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Why the Philippine Armed Forces Are What They Are Today

o you believe in karma? Do you believe that the good or bad you do ultimately determines your destiny? The rusted-out BRP Sierra MadreFor those in doubt all you need is to look at the Philippine armed forces today to turn you from a skeptic into a believer.

When the Americans left the Philippines in 1946, the Armed Forces of the Philippines (AFP) was the envy of the entire region. It was a well-trained, well-equipped, fighting force led by a cadre of disciplined officers. However, the shine of this spit-and-polish institution slowly—at times imperceptibly—lost its luster. In addition, Filipinos were also strongly influenced by the anti-Vietnam war, counter-culture sentiment sweeping the United States during the 60’s and 70’s. What US President Dwight D. Eisenhower once called “the military-industrial complex” was not to be trusted. But with all that said, the Philippine involvement in the Vietnam conflict was quite minimal. And the AFP was for the most part spared the derision that the US military experienced from its citizens at that time.

The single overriding event that caused the Filipino people to turn their backs on the AFP was Martial Law. When then President Ferdinand Marcos unlawfully decided to keep himself and his cronies in power, he used the military not only to suppress the legitimate will of the people, but to pound them into submission through fear and intimidation. Not only did Filipinos lose all their rights, they cowered in fear of soldiers who seemed to relish their newfound power over the citizenry. During the decades of martial law the military could pick up and detain anyone it wanted to. And servicemen from generals to buck privates made sure Filipinos were aware of that fact.

And as the public’s perception of the AFP rapidly deteriorated, internally the organization also ceased to be the highly professional organization it once was. For most of the Martial Law years the military was headed by Fabian Ver, Marcos’s townmate and onetime chauffer. Nothing but an ROTC graduate, Ver rose through the ranks not because he possessed a brilliant military mind—he didn’t, he made it to the top because he was unwaveringly loyal to his benefactor, the dictator. Ver filled the top ranks of the armed services with people like him who seemed to both envy and despise their military academy-trained counterparts.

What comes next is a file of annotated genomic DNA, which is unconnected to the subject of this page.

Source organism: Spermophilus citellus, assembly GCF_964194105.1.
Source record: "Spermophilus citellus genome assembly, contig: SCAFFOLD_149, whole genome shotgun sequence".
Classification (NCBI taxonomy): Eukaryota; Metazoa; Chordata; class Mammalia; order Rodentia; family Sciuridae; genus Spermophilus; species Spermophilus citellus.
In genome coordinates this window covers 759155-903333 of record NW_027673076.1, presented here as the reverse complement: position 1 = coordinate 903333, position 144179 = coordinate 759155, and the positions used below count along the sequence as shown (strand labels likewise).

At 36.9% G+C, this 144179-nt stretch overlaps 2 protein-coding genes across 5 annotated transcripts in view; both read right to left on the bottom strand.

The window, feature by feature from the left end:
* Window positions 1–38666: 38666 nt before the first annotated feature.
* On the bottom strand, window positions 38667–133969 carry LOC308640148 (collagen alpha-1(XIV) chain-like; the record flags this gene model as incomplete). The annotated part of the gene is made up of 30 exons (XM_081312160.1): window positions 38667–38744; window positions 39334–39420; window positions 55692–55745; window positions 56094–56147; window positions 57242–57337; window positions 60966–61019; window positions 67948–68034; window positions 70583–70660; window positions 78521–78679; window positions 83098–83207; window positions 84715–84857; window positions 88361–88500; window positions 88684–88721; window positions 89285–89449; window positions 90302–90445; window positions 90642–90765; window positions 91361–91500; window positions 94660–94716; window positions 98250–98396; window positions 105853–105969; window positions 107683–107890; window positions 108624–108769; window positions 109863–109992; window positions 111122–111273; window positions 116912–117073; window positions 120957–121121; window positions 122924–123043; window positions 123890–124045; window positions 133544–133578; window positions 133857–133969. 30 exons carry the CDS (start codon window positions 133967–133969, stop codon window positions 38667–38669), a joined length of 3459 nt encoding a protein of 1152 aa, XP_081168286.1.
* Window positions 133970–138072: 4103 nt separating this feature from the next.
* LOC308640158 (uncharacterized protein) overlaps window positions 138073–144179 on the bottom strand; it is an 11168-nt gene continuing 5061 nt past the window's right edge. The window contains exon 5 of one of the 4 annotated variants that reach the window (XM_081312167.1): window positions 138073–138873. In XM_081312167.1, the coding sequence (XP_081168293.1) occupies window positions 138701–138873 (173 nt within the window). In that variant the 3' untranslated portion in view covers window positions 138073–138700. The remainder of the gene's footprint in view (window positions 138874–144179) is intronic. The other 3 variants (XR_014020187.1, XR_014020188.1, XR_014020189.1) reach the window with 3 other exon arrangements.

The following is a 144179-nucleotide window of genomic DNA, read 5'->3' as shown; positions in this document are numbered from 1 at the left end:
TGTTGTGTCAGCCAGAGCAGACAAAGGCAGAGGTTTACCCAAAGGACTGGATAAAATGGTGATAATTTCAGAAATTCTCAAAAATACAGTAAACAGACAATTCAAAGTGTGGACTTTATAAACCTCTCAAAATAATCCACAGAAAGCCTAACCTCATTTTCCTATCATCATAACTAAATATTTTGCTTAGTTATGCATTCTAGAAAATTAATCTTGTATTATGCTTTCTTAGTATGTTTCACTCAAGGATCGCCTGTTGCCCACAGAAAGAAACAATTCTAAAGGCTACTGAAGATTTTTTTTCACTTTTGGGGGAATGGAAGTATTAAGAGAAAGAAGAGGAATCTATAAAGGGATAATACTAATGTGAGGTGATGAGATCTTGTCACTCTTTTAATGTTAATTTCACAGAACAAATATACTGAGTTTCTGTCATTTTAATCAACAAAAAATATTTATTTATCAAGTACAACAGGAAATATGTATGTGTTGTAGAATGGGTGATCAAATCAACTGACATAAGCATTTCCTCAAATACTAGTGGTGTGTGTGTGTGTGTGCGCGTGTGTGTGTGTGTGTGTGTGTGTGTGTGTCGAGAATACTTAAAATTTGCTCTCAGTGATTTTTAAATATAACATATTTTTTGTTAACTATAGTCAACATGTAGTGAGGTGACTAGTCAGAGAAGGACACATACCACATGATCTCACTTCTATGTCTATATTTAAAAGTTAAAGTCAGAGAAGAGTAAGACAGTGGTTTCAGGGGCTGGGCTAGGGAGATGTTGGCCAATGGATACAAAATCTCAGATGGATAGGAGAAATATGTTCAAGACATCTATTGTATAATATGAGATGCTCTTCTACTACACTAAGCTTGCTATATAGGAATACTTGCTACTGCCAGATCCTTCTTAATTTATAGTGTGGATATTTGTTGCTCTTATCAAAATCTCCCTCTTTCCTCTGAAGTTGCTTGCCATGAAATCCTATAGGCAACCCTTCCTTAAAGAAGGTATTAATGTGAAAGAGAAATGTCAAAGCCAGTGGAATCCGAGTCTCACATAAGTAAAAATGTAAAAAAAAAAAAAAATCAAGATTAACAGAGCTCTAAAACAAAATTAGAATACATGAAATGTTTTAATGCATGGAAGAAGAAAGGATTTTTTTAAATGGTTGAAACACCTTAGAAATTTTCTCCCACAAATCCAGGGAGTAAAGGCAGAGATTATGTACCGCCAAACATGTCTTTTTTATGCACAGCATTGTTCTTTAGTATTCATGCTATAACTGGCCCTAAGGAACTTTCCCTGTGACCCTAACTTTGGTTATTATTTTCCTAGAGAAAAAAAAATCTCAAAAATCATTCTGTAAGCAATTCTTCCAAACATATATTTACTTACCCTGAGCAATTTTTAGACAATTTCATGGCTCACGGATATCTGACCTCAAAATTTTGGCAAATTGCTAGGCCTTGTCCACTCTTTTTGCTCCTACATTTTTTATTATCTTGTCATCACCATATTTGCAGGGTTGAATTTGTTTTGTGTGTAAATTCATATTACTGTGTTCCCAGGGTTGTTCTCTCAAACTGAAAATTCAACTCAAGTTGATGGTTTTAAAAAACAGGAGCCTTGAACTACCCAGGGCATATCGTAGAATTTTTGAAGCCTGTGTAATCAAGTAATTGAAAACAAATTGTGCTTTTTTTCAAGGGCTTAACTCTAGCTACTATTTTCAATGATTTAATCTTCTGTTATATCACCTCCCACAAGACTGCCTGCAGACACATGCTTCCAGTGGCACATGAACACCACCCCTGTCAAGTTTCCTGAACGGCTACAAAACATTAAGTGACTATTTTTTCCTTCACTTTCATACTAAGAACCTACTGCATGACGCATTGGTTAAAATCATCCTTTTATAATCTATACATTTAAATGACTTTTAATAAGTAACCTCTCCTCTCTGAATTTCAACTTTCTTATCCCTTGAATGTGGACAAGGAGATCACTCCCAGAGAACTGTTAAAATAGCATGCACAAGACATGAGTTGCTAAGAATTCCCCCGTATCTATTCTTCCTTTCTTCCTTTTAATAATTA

The decades of military abuse that began during Martial Law has taken its toll. Today Filipinos no longer have the respect or admiration they once had for their military. Men in uniform are kept at arm’s-length, with a wary eye on them lest they revert to their “old ways.” Today’s best and the brightest graduates don’t consider military service as a viable career alternative. The prevalent perception is that only the unsophisticated from the boonies or the desperate unable to find work elsewhere join the military.

As some Filipinos might put it: na karma sila! Our boys in uniform are today relegated to the backwaters of Philippine society. The armed services (Army, Navy, Air Force, Marine, and Coast Guard) have remained underfunded for decades; their equipment allowed to deteriorate; their ability to accomplish their mission or operate effectively severely compromised.

And while the US military has managed to win back the hearts and minds of the American people after Vietnam, Balikatan exercisesno similar phenomenon has occurred for the AFP post Martial Law. Unlike the US, there is hardly any public outcry or grieving when servicemen are killed by bandit groups like the Abu Sayyaf or the New People’s Army (NPA).

Sadly, in its current state, the AFP cannot protect Philippine territory nor can it secure the country’s borders. This must change, and change quickly. An increasingly aggressive China is signaling to the region that the era peaceful coexistence we have grown so used to for close to seven decades may soon come to an end. The Philippines must quickly re-fund and professionalize the AFP. But more importantly, the military must win back the hearts of the Filipino people. Soldiers must be seen as brave men and women who put their lives on the line for the country. As we wrote on a previous editorial (click here), a military draft would go a long way in not just boosting our armed strength while building men and women of character, but it would strengthen the bonds between the public and the military, and wipe away the decades of apathy and mistrust that Filipinos still seem to harbor towards their military.

Some would say “give it time” but time is what we now have little of. We civilians must now reach out and strengthen our armed services while simultaneously changing it from within, to turn it into an institution Filipinos can count on and look up to with patriotic pride. Published 6/3/2013

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